The Democrats' fundamental problem is that most voters don't want what they're selling, i.e., more government. (As Michael Barone put it, recalling the joke about the dog food ad campaign, "the dogs don't like it.") This is reflected in Scott Rasmussen's finding that by almost a three-to-one margin, likely voters would rather have less government and lower taxes than more government and higher taxes:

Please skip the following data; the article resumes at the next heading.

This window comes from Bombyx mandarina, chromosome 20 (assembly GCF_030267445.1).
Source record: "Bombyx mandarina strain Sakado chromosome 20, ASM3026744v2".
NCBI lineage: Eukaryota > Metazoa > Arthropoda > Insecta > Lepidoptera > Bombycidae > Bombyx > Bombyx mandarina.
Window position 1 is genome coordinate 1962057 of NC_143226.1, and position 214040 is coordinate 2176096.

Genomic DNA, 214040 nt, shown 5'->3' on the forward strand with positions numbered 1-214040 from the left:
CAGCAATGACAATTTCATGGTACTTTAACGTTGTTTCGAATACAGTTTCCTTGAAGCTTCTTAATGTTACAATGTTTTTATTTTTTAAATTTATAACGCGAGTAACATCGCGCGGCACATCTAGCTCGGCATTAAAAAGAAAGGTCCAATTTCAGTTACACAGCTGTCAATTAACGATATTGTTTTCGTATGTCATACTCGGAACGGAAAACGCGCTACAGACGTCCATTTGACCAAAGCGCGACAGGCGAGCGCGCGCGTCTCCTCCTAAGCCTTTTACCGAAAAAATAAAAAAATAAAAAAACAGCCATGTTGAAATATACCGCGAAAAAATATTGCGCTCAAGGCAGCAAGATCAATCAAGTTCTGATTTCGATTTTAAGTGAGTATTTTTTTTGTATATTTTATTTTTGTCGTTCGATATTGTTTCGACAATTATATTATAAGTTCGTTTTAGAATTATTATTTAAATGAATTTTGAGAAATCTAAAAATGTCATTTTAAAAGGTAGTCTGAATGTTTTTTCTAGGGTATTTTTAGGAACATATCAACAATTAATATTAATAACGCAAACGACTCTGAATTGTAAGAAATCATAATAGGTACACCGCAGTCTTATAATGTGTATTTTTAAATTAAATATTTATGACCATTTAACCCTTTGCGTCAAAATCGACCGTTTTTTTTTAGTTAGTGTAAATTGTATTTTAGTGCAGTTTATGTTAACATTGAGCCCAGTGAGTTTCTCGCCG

One could draw many conclusions from this, but I would suggest two. First, far from being a fringe phenomenon, the Tea Party movement represents the solid core of mainstream American opinion. Second, when the Republicans take control of Congress, they should not be afraid to cut spending and programs.